Teaching leadership is usually a very rewarding experience, but it also can be frustrating. Materials that are appropriate for the high school or middle level haven't always been easy to find. Most leadership teachers have gotten good at adapting other materials to use with students—things originally intended for business leaders, college students, or trainers. As a former leadership teacher, I know the thrill of finding some good lesson plans or activities that others have successfully used that I didn't have to adapt or create.
Teen Leadership Activities
Lesson 1: What Makes a Leader? | elo-forum.info
Students will identify characteristics of leadership by researching the lives of great American leaders. Research and analyze one American leader's leadership traits using background knowledge as well as Internet sources. Compile and organize information from a variety of sources. Express their opinions about one leader's leadership traits in discussion. As a class, create a list of American leaders from the last century. Encourage students to consider leaders from a wide range of fields, including government, business, entertainment, philanthropy, and sports.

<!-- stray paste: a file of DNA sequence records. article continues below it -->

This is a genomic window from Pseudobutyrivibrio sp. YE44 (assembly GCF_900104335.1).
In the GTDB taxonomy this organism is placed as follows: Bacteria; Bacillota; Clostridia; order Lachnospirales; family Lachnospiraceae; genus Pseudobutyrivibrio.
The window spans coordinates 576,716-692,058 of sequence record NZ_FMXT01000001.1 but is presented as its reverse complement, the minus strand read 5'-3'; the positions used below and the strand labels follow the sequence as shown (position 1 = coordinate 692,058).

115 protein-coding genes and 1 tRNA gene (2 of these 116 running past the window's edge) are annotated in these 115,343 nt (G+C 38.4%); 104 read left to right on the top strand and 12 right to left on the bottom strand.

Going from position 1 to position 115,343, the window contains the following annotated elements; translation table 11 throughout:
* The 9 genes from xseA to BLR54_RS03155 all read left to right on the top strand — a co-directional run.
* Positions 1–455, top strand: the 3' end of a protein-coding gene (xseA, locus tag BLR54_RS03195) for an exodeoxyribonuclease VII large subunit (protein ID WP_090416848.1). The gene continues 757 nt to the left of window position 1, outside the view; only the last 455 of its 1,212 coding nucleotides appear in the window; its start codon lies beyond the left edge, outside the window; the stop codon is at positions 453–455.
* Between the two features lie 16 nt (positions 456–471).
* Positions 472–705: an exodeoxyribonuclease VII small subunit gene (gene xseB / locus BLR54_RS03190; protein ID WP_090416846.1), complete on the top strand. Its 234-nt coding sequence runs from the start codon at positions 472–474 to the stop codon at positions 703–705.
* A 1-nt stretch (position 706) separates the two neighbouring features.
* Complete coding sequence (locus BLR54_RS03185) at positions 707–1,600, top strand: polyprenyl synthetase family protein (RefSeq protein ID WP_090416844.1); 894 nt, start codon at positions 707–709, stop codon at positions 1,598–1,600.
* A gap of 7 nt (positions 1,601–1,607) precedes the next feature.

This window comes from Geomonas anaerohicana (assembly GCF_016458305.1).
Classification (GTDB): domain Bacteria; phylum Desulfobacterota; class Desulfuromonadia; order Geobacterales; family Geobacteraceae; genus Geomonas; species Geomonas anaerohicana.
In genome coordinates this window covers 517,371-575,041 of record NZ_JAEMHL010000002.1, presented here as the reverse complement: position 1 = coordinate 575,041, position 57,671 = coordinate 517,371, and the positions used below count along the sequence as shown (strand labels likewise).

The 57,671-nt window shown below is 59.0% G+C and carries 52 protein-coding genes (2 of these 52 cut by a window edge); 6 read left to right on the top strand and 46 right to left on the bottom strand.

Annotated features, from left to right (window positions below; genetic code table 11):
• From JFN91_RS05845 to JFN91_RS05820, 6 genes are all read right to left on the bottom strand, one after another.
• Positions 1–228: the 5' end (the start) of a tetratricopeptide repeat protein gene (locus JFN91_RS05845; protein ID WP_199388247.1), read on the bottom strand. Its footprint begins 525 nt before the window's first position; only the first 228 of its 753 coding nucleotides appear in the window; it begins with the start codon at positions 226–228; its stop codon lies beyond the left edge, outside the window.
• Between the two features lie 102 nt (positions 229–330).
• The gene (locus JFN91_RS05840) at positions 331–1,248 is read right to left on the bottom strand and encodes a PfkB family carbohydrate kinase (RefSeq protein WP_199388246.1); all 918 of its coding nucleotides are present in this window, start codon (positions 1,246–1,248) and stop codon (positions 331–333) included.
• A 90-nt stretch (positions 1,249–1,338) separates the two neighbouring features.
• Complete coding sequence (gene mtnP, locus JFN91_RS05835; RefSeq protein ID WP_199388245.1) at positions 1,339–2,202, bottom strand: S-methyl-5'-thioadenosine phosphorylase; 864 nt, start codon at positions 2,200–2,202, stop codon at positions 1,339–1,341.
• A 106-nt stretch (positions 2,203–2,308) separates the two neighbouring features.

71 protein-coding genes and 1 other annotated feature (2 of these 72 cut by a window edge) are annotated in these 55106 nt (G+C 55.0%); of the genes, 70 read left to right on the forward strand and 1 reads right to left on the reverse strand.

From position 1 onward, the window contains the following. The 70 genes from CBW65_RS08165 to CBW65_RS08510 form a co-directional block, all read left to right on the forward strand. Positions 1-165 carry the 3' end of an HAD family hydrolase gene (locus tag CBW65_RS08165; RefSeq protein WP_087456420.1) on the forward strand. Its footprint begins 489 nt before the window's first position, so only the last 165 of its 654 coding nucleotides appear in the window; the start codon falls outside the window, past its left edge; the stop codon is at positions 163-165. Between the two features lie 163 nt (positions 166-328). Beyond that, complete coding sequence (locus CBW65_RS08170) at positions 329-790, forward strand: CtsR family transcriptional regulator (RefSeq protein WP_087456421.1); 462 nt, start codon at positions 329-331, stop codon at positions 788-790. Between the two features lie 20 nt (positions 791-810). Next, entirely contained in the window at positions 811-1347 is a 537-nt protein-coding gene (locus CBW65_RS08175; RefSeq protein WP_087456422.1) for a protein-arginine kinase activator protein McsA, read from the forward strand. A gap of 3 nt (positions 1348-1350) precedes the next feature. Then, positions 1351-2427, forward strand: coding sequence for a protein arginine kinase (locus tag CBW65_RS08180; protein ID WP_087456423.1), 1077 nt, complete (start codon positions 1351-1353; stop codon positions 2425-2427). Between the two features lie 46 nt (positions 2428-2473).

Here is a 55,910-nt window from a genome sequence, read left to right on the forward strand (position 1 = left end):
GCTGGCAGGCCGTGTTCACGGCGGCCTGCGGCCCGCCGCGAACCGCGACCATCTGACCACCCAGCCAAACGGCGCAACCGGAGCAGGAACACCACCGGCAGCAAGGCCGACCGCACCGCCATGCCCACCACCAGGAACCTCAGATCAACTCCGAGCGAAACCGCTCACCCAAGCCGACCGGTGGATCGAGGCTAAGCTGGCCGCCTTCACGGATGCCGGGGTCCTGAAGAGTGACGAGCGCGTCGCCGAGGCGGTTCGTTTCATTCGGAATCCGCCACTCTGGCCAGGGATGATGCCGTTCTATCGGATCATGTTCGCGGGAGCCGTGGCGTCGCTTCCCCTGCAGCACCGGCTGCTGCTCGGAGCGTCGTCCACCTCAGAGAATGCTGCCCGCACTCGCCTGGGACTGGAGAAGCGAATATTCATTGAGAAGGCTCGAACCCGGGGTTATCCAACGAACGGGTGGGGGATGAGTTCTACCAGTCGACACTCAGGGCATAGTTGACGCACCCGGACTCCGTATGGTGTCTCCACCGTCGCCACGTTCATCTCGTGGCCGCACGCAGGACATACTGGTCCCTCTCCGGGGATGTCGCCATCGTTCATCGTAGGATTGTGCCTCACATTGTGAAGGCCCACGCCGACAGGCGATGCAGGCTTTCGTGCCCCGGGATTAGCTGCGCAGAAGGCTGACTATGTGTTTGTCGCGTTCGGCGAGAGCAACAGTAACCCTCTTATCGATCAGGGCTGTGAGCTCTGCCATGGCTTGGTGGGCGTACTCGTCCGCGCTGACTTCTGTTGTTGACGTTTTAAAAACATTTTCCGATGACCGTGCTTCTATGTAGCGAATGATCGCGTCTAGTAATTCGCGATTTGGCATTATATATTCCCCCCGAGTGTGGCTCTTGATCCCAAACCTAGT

Lesson 1: What Makes a Leader?
What's more, you can do it in a way that is both easy for you and fun for the students. Most teachers choose teaching as a career because they "want to make a difference" in the lives of their students. However, it is better to teach a group of than not teach it all.
The 4-H junior and teen leadership experience is designed to provide members with the opportunity to learn about the qualities and competencies needed to be a leader. Junior leaders provide assistance, while teen leaders assume more challenging leadership roles. Junior and teen leaders may assist with specific projects or with more general 4-H activities and events. A 4-H member may be a junior or teen leader for one or more projects during the year. The primary duties of a junior or teen leader are varies by age, experience, and other factors :.